But Myers isn't impressed. He tears the prose and the subject to bits, with ample quotations from the book to prove his point. Fair enough: the man's entitled to dislike the book, and he's given reasons aplenty for doing so. But he doesn't stop there. He also takes petulant issue with the critics who've reviewed it favourably, finding it "difficult to believe" that they like the novel. And he positively froths at the mouth when he writes: "...once we Americans have ushered a writer into the contemporary pantheon, we will lie to ourselves to keep him there."

Good heavens. And people thought his A Reader's Manifesto went too far.

The Worst Of Times

As a struggling writer, do you find yourself writing in short, simple sentences using relatively few characters, featuring melodramatic plots heavy on violence, sex and tear-jerking sentiment? Don't worry: you'll sell millions in Japan.

Wednesday, December 05, 2007

Another Literary Light Turned Off

Critic, essayist and author Elizabeth Hardwick died yesterday. She was 91. From a 1979 interview: "...I call myself a feminist in that I believe there are cultural, social and economic boundaries set for women which are immoral and unnecessary and which should be resisted publicly and privately." Says Joyce Carol Oates: "She was a brilliant essayist, absolutely. She was a kind of genius in that difficult form, in which the personal and the critical, or cultural, were melded together in brilliant prose."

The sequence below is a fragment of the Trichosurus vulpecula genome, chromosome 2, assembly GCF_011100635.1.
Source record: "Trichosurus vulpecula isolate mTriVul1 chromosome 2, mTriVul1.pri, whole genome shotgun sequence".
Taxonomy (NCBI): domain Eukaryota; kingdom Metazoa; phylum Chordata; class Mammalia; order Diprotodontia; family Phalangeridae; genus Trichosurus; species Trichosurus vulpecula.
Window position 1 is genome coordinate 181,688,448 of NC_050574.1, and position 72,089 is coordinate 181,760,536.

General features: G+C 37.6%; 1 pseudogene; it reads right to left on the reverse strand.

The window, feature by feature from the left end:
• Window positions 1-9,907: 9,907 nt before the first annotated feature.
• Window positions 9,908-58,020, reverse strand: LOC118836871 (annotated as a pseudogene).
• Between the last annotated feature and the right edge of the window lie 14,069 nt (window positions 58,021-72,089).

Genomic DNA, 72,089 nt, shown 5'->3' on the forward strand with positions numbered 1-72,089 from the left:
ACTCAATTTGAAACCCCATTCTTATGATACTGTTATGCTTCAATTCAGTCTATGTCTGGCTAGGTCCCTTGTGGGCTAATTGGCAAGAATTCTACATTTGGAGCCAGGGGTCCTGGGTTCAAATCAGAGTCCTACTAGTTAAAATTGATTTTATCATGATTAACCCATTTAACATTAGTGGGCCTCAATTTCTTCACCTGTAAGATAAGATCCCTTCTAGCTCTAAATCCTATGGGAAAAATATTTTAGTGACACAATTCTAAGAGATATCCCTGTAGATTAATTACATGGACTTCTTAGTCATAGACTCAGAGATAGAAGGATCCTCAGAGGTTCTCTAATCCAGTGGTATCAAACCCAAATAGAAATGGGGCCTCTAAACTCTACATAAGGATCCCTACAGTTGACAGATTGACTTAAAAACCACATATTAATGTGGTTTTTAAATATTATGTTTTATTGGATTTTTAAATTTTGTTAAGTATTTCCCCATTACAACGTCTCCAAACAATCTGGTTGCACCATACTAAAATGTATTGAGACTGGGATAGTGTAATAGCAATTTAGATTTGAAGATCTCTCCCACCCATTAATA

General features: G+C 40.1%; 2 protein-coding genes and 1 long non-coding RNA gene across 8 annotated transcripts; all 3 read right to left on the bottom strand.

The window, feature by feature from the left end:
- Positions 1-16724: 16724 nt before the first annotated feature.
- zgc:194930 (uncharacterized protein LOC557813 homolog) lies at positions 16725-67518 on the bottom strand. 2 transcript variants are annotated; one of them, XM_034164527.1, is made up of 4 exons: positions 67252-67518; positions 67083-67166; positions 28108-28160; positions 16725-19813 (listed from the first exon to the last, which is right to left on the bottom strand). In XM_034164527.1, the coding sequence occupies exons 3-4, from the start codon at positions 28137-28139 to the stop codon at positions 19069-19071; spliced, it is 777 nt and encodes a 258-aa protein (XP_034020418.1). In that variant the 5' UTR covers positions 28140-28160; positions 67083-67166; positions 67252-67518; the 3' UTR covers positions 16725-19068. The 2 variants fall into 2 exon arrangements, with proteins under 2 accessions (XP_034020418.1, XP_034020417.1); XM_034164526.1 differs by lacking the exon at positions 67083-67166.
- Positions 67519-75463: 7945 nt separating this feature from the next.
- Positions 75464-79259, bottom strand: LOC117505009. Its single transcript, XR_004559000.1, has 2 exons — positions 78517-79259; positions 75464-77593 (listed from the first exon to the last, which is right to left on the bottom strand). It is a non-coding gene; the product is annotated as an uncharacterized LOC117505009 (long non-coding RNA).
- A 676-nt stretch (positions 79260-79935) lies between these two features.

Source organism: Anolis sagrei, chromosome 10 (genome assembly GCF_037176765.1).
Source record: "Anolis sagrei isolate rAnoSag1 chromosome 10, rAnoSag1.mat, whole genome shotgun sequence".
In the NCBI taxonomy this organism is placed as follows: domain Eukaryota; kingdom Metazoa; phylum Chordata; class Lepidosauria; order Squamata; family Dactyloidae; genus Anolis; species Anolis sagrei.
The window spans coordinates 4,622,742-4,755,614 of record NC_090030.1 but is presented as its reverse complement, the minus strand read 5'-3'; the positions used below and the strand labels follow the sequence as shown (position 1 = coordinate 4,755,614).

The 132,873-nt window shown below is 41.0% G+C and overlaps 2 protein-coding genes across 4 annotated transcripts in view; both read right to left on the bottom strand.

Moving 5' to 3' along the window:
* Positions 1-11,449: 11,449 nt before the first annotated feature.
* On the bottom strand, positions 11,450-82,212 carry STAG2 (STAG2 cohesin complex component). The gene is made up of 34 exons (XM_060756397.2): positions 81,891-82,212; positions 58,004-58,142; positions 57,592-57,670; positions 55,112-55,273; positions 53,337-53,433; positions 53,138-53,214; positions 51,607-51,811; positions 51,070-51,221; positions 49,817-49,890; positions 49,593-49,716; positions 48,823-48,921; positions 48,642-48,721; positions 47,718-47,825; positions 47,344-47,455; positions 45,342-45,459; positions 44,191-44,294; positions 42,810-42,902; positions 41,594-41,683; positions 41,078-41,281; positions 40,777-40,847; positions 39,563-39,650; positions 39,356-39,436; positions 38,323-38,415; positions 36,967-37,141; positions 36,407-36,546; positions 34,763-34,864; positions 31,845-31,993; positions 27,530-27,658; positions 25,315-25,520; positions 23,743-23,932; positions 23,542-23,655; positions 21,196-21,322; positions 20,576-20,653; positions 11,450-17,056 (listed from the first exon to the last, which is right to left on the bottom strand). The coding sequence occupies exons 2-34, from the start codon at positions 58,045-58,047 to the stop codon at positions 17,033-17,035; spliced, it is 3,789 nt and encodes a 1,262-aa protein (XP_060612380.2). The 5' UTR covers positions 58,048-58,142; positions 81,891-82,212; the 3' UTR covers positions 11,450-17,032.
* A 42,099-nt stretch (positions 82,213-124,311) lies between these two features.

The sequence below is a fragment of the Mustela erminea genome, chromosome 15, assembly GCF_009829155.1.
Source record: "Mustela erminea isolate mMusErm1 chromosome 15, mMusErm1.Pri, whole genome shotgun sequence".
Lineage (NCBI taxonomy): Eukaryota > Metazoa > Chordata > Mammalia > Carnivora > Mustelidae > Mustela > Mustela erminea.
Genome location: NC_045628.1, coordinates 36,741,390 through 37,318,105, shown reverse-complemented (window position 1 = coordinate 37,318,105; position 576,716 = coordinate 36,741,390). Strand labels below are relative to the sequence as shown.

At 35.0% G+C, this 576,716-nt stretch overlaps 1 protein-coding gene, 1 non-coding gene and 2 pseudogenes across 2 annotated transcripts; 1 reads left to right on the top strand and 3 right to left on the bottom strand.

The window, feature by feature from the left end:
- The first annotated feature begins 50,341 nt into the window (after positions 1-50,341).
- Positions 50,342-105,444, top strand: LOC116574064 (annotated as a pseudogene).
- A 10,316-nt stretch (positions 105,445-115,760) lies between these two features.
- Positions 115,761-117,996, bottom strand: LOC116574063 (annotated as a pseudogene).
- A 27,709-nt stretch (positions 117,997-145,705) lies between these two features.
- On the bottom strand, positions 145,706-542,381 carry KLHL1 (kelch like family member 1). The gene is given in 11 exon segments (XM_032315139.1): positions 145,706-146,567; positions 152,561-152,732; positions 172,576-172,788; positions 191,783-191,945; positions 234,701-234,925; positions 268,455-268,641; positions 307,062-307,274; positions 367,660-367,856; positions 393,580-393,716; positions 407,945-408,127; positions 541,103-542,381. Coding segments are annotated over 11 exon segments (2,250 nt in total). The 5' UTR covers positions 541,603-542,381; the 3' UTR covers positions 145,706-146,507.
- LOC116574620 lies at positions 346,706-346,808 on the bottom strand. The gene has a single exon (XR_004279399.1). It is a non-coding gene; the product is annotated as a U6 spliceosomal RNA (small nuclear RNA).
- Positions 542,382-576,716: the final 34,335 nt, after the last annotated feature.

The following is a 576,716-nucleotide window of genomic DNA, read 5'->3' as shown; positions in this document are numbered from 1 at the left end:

Tuesday, December 04, 2007

The GAN? It's Gone

There was a time when British novelists looked over their shoulders to find their American counterparts trumping them in every way, be it in style, ambition or theme. (Martin Amis, for one, has always been open about his admiration for Saul Bellow.) The Great American Novel always seemed to be around the corner, whether that corner was in Manhattan or in the Deep South. But now, says John Walsh, with the passing of Norman Mailer and the senescence of his contemporaries, it's time to sing a sad elegy for that mythical beast. Yet, as Walsh doesn't point out, though the novel may be in less grandoise hands in the States, the short story continues to thrive -- as a look at The New Granta Book of The American Short Story edited by Richard Ford will reveal. Ironically, it's perhaps this emphasis on short fiction in American writing programs that leads short story writers to come up with novels that, though competent and well-judged, are less than great. (Now, a moment's silence to recall the words of Nadine Gordimer, who claimed that the short story was the form for our age, "where contact is more like the flash of fireflies, in and out, now here, now there, in darkness. Short-story writers see by the light of the flash; theirs is the only thing one can be sure of - the present moment.")

Fidel, We Hardly Knew Ye

Two conversations one had on the telephone this morning; the first, with Crossword, the second, with Danai.


"Hello, do you have the Fidel Castro autobiography?"
"Fidel Castro."
"How do you spell that....F-A-D..."
"Oh. No, we don't have it."


"Hello, do you have the Fidel Castro autobiography?"
"Could you spell that...K-A-S-"
"No, no record of it here."